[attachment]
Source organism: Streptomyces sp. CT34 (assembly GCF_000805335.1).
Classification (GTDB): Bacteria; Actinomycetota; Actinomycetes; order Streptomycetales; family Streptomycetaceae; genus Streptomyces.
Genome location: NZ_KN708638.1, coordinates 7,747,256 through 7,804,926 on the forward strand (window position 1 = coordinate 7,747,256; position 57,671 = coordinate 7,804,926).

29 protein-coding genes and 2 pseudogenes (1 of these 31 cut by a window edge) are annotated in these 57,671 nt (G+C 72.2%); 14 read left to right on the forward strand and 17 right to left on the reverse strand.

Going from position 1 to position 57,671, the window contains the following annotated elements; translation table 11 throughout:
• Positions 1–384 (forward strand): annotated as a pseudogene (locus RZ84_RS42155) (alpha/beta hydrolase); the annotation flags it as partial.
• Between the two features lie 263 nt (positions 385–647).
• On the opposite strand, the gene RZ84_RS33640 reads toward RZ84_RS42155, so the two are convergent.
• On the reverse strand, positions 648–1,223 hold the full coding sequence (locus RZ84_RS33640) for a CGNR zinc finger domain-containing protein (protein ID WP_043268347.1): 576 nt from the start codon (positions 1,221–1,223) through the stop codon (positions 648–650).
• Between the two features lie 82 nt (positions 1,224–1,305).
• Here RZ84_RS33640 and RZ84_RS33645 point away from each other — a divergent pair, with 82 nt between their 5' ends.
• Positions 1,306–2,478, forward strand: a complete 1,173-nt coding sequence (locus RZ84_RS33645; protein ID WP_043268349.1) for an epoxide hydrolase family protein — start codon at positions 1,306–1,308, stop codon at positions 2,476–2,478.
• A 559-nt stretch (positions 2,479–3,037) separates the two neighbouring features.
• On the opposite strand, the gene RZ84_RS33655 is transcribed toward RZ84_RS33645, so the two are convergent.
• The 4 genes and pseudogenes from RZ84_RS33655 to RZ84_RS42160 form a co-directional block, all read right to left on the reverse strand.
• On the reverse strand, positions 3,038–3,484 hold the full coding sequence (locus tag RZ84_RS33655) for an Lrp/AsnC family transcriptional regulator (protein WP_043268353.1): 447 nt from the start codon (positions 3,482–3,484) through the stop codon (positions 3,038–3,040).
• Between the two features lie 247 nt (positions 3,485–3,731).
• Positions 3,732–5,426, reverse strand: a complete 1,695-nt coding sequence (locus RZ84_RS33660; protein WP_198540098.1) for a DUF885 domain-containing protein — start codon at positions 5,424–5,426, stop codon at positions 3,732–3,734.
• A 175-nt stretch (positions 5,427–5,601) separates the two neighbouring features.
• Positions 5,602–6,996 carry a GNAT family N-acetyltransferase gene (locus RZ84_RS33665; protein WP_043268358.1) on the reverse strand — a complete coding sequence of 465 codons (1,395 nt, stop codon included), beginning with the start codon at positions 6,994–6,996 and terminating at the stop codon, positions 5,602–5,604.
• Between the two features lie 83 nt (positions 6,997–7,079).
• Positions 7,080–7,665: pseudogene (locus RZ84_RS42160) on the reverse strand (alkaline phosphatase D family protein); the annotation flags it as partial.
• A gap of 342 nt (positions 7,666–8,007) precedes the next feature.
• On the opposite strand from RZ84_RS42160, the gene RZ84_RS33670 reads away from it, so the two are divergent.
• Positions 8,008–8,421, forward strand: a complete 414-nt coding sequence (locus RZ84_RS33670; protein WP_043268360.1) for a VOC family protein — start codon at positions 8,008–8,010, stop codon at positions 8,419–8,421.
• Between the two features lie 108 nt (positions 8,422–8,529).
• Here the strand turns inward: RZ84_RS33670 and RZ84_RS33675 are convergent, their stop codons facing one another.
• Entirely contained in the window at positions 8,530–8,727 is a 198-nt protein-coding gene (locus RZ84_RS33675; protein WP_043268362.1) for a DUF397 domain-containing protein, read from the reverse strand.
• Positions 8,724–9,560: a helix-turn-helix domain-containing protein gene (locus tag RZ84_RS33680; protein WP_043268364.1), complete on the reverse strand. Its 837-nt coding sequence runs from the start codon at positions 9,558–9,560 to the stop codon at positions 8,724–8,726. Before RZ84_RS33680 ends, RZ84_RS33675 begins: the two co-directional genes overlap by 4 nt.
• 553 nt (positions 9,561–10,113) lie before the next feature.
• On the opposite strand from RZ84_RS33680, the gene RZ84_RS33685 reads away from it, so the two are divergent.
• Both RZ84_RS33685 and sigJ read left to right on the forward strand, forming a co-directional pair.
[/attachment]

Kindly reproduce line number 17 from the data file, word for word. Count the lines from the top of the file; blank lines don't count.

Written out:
• Between the two features lie 247 nt (positions 3,485–3,731).